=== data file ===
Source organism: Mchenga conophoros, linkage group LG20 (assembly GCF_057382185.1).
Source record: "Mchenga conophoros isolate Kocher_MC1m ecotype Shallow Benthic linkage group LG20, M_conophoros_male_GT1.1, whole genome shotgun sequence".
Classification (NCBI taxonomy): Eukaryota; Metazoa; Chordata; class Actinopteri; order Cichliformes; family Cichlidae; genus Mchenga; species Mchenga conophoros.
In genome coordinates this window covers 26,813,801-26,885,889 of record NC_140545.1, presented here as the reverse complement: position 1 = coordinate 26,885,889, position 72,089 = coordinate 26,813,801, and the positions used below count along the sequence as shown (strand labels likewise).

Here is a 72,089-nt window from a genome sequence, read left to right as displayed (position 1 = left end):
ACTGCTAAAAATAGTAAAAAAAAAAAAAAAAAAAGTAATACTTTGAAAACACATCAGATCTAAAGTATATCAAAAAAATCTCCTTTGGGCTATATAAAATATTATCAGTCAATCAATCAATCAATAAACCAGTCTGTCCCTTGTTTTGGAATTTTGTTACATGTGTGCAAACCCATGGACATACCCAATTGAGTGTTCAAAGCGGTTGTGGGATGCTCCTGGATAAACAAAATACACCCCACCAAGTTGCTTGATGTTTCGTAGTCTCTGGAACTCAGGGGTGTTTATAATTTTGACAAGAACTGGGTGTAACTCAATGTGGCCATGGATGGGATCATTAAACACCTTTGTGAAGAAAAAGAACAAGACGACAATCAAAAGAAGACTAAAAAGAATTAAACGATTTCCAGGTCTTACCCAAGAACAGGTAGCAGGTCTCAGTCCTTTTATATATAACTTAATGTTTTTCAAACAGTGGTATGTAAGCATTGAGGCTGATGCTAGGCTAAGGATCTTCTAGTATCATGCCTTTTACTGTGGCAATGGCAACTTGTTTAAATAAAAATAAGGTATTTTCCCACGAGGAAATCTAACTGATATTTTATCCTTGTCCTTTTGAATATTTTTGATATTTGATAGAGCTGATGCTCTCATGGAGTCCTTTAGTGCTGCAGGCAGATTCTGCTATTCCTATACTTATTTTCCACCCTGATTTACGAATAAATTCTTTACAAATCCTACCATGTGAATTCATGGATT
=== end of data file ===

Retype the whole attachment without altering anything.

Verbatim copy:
Source organism: Mchenga conophoros, linkage group LG20 (assembly GCF_057382185.1).
Source record: "Mchenga conophoros isolate Kocher_MC1m ecotype Shallow Benthic linkage group LG20, M_conophoros_male_GT1.1, whole genome shotgun sequence".
Classification (NCBI taxonomy): Eukaryota; Metazoa; Chordata; class Actinopteri; order Cichliformes; family Cichlidae; genus Mchenga; species Mchenga conophoros.
In genome coordinates this window covers 26,813,801-26,885,889 of record NC_140545.1, presented here as the reverse complement: position 1 = coordinate 26,885,889, position 72,089 = coordinate 26,813,801, and the positions used below count along the sequence as shown (strand labels likewise).

Here is a 72,089-nt window from a genome sequence, read left to right as displayed (position 1 = left end):
ACTGCTAAAAATAGTAAAAAAAAAAAAAAAAAAAGTAATACTTTGAAAACACATCAGATCTAAAGTATATCAAAAAAATCTCCTTTGGGCTATATAAAATATTATCAGTCAATCAATCAATCAATAAACCAGTCTGTCCCTTGTTTTGGAATTTTGTTACATGTGTGCAAACCCATGGACATACCCAATTGAGTGTTCAAAGCGGTTGTGGGATGCTCCTGGATAAACAAAATACACCCCACCAAGTTGCTTGATGTTTCGTAGTCTCTGGAACTCAGGGGTGTTTATAATTTTGACAAGAACTGGGTGTAACTCAATGTGGCCATGGATGGGATCATTAAACACCTTTGTGAAGAAAAAGAACAAGACGACAATCAAAAGAAGACTAAAAAGAATTAAACGATTTCCAGGTCTTACCCAAGAACAGGTAGCAGGTCTCAGTCCTTTTATATATAACTTAATGTTTTTCAAACAGTGGTATGTAAGCATTGAGGCTGATGCTAGGCTAAGGATCTTCTAGTATCATGCCTTTTACTGTGGCAATGGCAACTTGTTTAAATAAAAATAAGGTATTTTCCCACGAGGAAATCTAACTGATATTTTATCCTTGTCCTTTTGAATATTTTTGATATTTGATAGAGCTGATGCTCTCATGGAGTCCTTTAGTGCTGCAGGCAGATTCTGCTATTCCTATACTTATTTTCCACCCTGATTTACGAATAAATTCTTTACAAATCCTACCATGTGAATTCATGGATT